Planting Trees Today, Growing Better for Tomorrow
As Abarash Dongoro hikes the dirt road back to her home in Ethiopia’s Siraro District, she pauses to scan the hillside and think about what’s ahead. She’s the mother of a three-year-old child with a second one on the way.
What does she see? A plantation, she says, full of trees that will help not only her children but the whole community.
It’s a sight worth a second look — 200,000 tree seedlings taking root on the slopes of once dry, barren hills. Local families planted the trees as part of an emergency program launched last fall by Oxfam and its local partner, Center for Development Initiatives (CDI). The program aims to protect people against recurring droughts, which bring hardship and hunger to farmers trying to grow food and to herders searching for pasture for their animals. In exchange for their work planting the trees, 1645 families received a payment each month to put toward food or invest in other essentials.
This approach not only helps people buy food today, but also builds resilience for tomorrow. As the trees mature, they will promote new plant growth and produce life-sustaining crops like avocados and bananas. Local women have organized groups to care for the trees and make sure they are sustainably harvested. “If women have access to economic resources, the children will grow better,” says CDI program officer Tamrat Belay.
Growing better — that’s the idea at the heart of GROW, Oxfam’s new campaign that begins today all over the world. Every day, looming constraints on resources — like fertile land and water — make it more difficult for food producers, especially women, to feed their families. Increasingly extreme and erratic weather patterns are worsening the situation (just as changes in rainfall led to drought in Siraro), disrupting agriculture and food supplies and exacerbating conflicts.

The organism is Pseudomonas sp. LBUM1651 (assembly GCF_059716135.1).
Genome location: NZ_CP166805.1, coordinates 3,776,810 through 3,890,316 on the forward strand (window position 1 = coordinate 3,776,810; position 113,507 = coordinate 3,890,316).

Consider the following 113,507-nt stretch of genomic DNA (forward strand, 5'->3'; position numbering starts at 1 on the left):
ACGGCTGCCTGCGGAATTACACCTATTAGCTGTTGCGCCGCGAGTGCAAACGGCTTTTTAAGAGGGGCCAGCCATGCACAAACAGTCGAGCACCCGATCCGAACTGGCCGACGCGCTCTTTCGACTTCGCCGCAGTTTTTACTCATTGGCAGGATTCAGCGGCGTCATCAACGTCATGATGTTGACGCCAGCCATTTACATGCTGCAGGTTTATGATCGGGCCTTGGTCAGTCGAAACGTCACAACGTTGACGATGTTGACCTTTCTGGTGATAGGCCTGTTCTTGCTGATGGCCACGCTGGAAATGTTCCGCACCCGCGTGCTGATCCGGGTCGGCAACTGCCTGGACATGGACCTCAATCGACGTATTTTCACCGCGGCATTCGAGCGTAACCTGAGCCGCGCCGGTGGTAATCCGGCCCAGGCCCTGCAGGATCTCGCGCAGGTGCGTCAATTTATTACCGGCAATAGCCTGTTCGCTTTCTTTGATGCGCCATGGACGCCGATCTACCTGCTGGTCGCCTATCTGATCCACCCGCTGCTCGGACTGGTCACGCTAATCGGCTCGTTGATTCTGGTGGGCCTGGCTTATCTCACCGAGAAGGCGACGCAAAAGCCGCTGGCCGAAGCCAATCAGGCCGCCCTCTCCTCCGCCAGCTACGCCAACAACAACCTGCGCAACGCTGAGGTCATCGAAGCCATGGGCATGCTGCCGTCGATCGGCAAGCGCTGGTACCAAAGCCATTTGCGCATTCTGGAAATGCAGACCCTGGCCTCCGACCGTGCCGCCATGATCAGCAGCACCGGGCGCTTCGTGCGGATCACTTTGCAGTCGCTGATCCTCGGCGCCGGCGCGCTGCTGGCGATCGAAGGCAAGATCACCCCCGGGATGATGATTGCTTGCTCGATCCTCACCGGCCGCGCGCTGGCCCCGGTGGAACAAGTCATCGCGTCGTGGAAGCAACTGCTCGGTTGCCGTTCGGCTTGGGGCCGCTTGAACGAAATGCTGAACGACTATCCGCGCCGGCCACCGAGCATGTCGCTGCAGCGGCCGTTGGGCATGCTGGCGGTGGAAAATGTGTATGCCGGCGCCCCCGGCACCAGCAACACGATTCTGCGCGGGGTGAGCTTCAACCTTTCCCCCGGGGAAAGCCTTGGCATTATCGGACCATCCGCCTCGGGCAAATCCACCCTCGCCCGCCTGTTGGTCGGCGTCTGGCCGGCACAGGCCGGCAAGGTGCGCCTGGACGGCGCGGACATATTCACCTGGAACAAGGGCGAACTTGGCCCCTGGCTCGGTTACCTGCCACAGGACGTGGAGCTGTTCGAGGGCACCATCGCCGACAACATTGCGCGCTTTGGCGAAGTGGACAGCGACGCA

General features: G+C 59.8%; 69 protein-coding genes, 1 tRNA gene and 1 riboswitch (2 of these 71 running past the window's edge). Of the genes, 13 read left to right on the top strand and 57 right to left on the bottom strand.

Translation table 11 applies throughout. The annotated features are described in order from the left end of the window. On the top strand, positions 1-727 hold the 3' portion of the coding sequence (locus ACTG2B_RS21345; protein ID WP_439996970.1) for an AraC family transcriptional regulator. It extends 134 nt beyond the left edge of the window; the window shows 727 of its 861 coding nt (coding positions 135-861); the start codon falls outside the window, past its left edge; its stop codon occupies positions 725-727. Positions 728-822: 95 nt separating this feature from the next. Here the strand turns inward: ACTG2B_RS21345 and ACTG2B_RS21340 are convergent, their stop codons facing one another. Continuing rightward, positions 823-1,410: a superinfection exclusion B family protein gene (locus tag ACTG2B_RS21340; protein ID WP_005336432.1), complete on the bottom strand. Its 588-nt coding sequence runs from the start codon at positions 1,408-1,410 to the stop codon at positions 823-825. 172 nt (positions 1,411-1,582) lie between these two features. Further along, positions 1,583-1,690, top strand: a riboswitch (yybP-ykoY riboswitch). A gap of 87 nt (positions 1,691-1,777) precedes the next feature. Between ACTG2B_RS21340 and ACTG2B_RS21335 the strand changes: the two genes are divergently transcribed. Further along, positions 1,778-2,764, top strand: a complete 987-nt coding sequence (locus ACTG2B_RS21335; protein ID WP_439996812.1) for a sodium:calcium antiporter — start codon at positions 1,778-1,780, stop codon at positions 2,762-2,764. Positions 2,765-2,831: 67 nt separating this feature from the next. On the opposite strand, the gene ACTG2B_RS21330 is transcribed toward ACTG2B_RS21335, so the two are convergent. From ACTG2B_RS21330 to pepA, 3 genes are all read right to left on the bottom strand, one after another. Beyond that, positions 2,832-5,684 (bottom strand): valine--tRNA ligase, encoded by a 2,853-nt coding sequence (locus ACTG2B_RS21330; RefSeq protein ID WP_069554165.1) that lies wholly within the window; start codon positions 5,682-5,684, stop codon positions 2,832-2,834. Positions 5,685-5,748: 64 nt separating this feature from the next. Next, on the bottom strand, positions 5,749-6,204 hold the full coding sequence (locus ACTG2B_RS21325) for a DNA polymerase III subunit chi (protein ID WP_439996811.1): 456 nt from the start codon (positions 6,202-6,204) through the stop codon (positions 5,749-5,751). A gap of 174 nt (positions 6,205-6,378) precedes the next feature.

You probably know that hunger is not about too many people and too little food. Instead, it’s about poverty and inequality. Right now, the power to control scarce resources sits neither with the billion-plus farmers who produce food, nor the billions of consumers who eat it. Governments and companies control production—and they often determine who eats and who doesn’t.
GROW is about all of us taking steps to build a better food system: One that sustainably feeds a growing population, and empowers poor people to earn a living, feed their families, and thrive. Together, we can call on governments and companies to make smarter investments in agriculture and climate preparedness, investments that protect farmers living in poor communities in the US and abroad.
We don’t have to wait until the next drought, or the next crisis, to do something about hunger. We can act now to preserve scarce resources and share them fairly, to ensure that everyone has a voice in the system, and to support the world’s billion-plus small-scale food producers — for food, fairness, and the future of our planet.
To join in, take the first step now at oxfamamerica.org/grow.
Oxfam America is an international relief and development organization that creates lasting solutions to poverty, hunger, and injustice. Together with individuals and local groups in more than 90 countries, Oxfam saves lives, helps people overcome poverty, and fights for social justice.
Photo: Women from Ethiopia's Siraro District with some of the 200,000 tree seedlings they've planted to help protect their communities from drought. Copyright Eva-Lotta Jansson / Oxfam America.
NOTE: This is a guest post written by Anna Kramer, a writer for Oxfam America.